Secrets of Grand Central Terminal

Exterior of Grand Central Terminal

 TripSavvy / Kelsea Watkins 

Grand Central Terminal in New York City was built in 1913 and is the largest train station in the world, complete with a rich history—including the demolition of the first structure built in 1871—and plenty of secrets. If you're traveling to NYC, consider exploring the hidden corners, the shady past, and the many quirks of this famous landmark.

From a whispering gallery to secret passages and tunnels, a kissing room to a secret hidden in plain sight, discover all there is to see in Grand Central Terminal on your next trip to New York City.

A Grand Transportation Hub

Simply visiting this staple is worth the trip; fortunately, if you're traveling by train into the city on the Metro North Railroad, it's likely you'll pass through the renowned terminal first. The many secrets of Grand Central Terminal can provide hours of entertainment if you are stuck waiting on the next train.

Anchoring midtown Manhattan at 42nd Street and Park Avenue, Grand Central is in the middle of New York City, on enough bus lines and subway routes that you'll probably pass it at some point during your stay if you travel up the east side of the island.

The Whispering Gallery and Secret Passages

The "whispering gallery" or "whispering wall" is located on the Grand Central Terminal dining concourse near the famous Oyster Bar & Restaurant. Here, the acoustics of the low ceramic arches can cause a whisper to sound like a shout.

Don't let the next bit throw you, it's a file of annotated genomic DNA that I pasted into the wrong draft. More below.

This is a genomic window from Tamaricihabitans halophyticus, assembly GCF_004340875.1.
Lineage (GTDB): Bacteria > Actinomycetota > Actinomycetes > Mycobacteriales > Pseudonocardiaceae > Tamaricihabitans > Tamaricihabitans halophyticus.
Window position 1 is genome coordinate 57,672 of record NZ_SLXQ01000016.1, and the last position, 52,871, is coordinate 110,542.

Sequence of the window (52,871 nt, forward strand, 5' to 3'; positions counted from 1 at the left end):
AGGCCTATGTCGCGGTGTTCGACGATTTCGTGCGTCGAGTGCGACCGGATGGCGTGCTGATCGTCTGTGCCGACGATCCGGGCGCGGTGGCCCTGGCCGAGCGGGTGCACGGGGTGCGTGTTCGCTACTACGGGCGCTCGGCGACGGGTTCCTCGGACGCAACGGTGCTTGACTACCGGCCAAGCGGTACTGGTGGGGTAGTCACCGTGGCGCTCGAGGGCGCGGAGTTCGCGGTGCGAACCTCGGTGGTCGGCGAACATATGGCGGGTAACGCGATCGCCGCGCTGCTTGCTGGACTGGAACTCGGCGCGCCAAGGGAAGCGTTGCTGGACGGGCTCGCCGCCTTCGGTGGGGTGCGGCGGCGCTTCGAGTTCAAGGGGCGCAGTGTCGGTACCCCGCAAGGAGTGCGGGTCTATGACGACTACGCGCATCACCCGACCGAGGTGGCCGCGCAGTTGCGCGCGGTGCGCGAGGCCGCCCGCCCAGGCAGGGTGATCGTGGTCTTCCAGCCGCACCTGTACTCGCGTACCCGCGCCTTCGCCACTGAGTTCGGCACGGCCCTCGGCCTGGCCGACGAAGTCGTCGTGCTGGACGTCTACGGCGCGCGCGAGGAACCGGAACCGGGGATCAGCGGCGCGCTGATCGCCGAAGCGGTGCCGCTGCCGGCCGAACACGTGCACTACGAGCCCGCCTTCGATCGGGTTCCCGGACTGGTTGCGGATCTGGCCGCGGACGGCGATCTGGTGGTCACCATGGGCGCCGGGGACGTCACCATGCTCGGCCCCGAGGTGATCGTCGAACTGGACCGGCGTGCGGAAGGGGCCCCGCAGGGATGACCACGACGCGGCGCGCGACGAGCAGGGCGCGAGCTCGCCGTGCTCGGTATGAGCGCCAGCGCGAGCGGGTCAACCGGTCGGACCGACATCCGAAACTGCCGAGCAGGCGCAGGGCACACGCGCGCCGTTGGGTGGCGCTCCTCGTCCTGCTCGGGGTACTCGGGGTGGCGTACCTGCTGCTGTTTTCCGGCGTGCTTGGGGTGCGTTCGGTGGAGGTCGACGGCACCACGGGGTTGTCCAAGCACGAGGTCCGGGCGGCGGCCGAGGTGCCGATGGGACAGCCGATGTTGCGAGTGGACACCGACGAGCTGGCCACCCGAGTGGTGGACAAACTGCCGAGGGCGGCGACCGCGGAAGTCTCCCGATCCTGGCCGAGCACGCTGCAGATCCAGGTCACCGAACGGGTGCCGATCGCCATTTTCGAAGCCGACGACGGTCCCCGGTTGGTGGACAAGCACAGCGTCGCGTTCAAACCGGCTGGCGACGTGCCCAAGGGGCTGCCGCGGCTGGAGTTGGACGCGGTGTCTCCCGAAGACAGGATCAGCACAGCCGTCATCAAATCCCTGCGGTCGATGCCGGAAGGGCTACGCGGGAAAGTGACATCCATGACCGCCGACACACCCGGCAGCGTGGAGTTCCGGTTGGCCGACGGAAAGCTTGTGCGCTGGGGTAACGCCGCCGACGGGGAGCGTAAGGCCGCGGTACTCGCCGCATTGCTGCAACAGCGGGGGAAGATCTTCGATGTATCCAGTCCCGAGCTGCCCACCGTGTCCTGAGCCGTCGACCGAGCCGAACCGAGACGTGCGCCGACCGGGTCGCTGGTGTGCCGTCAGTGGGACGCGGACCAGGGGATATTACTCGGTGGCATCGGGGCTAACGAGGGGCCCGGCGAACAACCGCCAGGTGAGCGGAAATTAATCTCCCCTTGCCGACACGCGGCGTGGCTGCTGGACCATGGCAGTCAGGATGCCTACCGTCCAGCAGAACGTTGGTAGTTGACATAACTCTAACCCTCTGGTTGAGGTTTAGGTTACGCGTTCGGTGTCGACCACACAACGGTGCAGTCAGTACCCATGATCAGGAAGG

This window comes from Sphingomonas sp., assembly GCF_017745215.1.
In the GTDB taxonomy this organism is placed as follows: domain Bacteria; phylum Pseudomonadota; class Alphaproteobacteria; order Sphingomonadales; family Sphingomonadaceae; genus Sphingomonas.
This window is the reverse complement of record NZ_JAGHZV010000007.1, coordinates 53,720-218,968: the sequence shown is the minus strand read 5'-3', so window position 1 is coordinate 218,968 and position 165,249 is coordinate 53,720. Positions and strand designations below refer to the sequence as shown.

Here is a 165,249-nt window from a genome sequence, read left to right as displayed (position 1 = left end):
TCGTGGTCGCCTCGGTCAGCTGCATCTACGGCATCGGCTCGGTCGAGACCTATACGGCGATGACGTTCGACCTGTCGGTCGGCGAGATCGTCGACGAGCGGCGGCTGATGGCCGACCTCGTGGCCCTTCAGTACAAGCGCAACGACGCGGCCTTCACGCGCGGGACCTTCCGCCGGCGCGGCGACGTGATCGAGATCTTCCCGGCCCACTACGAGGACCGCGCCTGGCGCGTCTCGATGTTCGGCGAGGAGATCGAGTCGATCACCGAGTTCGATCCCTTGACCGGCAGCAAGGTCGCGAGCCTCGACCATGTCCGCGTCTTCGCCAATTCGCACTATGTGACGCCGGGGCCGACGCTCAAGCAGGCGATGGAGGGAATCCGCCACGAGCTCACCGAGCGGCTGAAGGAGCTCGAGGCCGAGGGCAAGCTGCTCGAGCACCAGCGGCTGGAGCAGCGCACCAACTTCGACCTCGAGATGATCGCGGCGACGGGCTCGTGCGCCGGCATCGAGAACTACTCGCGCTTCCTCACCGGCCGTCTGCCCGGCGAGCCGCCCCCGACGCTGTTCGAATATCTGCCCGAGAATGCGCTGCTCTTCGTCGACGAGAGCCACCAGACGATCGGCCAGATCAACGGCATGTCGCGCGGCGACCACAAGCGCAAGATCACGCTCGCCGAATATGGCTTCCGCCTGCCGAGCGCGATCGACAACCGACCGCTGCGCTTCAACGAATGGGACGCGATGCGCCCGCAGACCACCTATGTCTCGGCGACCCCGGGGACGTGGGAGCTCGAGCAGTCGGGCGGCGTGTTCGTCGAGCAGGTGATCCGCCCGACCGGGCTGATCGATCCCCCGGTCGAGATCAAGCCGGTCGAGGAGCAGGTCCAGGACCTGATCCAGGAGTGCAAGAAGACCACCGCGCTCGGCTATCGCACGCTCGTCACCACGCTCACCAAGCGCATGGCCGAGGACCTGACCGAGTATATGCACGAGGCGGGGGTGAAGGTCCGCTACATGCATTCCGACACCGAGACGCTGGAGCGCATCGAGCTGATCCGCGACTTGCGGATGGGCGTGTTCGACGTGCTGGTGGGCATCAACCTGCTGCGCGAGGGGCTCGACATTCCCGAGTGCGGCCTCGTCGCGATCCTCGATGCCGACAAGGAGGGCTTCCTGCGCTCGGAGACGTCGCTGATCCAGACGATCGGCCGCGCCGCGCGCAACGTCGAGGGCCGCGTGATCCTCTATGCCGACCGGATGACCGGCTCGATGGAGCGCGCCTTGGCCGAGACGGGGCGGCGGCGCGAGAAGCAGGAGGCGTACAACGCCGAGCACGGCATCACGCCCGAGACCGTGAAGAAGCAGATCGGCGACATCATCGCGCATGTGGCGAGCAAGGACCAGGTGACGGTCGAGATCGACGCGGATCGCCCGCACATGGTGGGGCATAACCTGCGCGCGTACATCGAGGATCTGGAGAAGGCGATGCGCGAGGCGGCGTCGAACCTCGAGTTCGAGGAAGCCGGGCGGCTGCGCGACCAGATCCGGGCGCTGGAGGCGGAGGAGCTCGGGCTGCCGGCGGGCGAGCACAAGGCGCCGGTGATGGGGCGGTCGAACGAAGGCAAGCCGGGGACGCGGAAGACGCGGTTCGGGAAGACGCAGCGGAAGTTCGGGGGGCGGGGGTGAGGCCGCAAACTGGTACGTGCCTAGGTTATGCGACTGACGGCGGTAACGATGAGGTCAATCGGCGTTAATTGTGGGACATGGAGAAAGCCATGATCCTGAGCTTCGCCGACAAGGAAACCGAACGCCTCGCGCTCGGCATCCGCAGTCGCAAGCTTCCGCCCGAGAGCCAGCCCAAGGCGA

To test it out, you and a friend will have to stand in opposite corners of the large arched entryway, then face the corner and whisper. Your friend should be able to hear your voice as if you were right next to them, not whispering into a faraway corner.

According to experts, this happens because the whisperer’s voice follows the curve of the domed ceiling. The Whispering Gallery is a popular spot for marriage proposals—and a unique place to quietly share sweet nothings with your main squeeze.

Underneath Grand Central Terminal, there are secret networks of underground tracks, steam-pipe tunnels, and storage areas. Hidden in these depths is a train platform with an undercover entrance and an elevator straight up to the Waldorf Astoria hotel.

President Franklin D. Roosevelt reportedly used this as his private entry into New York City—a way to get from his train to the hotel without being bothered by reporters. Unfortunately, you can’t currently see this behind-the-scenes passage, because the door to the secret elevator is welded shut.

Clock in Grand Central
 TripSavvy / Kelsea Watkins 

The Grand Central Kissing Room and Backward Zodiac

The Biltmore Room, located in the Main Concourse near the 45th Street Passage, was known as the “Kissing Room” during the golden age of train travel during the 1930s and 1940s.

The famous 20th Century Limited train from the West Coast used to arrive at The Biltmore Room. Passengers on this service—including many celebrities and politicians—would get off the train and greet their loved ones with kisses and hugs. Often, they would go upstairs into the famous building that was then the Biltmore Hotel.

The ceiling over the Main Concourse, with its famous mural of the stars, is another one of Grand Central Terminal’s most known features. However, eagle-eyed visitors will notice that the zodiac on the ceiling is depicted backward.

Some have speculated that this was a mistake by the artist, Paul Helleu, but according to official documents, the painter was inspired by a medieval manuscript that showed the heavens as they would have been seen from outside the celestial sphere.

The famous ceiling has another, more recent, secret. If you look carefully, you will see a patch of dark on the carefully restored blue of the mural. This spot shows the color of the ceiling before restoration, left as a reminder of how much work was done.

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